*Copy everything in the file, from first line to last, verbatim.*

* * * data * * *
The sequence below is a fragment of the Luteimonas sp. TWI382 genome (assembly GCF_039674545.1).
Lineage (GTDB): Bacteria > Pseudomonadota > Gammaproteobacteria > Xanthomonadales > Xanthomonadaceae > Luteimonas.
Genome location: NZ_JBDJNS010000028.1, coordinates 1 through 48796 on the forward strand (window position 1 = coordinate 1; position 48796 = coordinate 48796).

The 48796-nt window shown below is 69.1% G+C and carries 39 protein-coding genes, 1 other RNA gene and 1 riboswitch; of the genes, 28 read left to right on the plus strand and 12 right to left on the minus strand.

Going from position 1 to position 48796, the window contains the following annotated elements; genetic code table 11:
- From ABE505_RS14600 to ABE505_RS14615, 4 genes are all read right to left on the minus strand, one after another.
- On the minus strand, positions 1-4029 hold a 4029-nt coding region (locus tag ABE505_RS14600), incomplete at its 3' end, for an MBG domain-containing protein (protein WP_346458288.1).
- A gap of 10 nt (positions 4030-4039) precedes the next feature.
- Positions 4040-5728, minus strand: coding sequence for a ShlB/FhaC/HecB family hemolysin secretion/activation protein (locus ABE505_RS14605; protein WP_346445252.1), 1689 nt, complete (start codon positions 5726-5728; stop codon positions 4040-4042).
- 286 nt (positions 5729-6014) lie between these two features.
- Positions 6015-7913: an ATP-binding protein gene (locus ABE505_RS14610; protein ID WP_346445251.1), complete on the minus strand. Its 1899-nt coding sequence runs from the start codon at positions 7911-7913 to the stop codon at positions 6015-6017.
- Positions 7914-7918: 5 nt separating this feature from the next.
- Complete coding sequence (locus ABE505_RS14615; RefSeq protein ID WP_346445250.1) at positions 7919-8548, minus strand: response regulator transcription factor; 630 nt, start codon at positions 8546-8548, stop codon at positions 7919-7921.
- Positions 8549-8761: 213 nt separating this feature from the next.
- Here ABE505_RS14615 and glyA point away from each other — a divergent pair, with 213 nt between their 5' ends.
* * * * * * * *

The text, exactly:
The sequence below is a fragment of the Luteimonas sp. TWI382 genome (assembly GCF_039674545.1).
Lineage (GTDB): Bacteria > Pseudomonadota > Gammaproteobacteria > Xanthomonadales > Xanthomonadaceae > Luteimonas.
Genome location: NZ_JBDJNS010000028.1, coordinates 1 through 48796 on the forward strand (window position 1 = coordinate 1; position 48796 = coordinate 48796).

The 48796-nt window shown below is 69.1% G+C and carries 39 protein-coding genes, 1 other RNA gene and 1 riboswitch; of the genes, 28 read left to right on the plus strand and 12 right to left on the minus strand.

Going from position 1 to position 48796, the window contains the following annotated elements; genetic code table 11:
- From ABE505_RS14600 to ABE505_RS14615, 4 genes are all read right to left on the minus strand, one after another.
- On the minus strand, positions 1-4029 hold a 4029-nt coding region (locus tag ABE505_RS14600), incomplete at its 3' end, for an MBG domain-containing protein (protein WP_346458288.1).
- A gap of 10 nt (positions 4030-4039) precedes the next feature.
- Positions 4040-5728, minus strand: coding sequence for a ShlB/FhaC/HecB family hemolysin secretion/activation protein (locus ABE505_RS14605; protein WP_346445252.1), 1689 nt, complete (start codon positions 5726-5728; stop codon positions 4040-4042).
- 286 nt (positions 5729-6014) lie between these two features.
- Positions 6015-7913: an ATP-binding protein gene (locus ABE505_RS14610; protein ID WP_346445251.1), complete on the minus strand. Its 1899-nt coding sequence runs from the start codon at positions 7911-7913 to the stop codon at positions 6015-6017.
- Positions 7914-7918: 5 nt separating this feature from the next.
- Complete coding sequence (locus ABE505_RS14615; RefSeq protein ID WP_346445250.1) at positions 7919-8548, minus strand: response regulator transcription factor; 630 nt, start codon at positions 8546-8548, stop codon at positions 7919-7921.
- Positions 8549-8761: 213 nt separating this feature from the next.
- Here ABE505_RS14615 and glyA point away from each other — a divergent pair, with 213 nt between their 5' ends.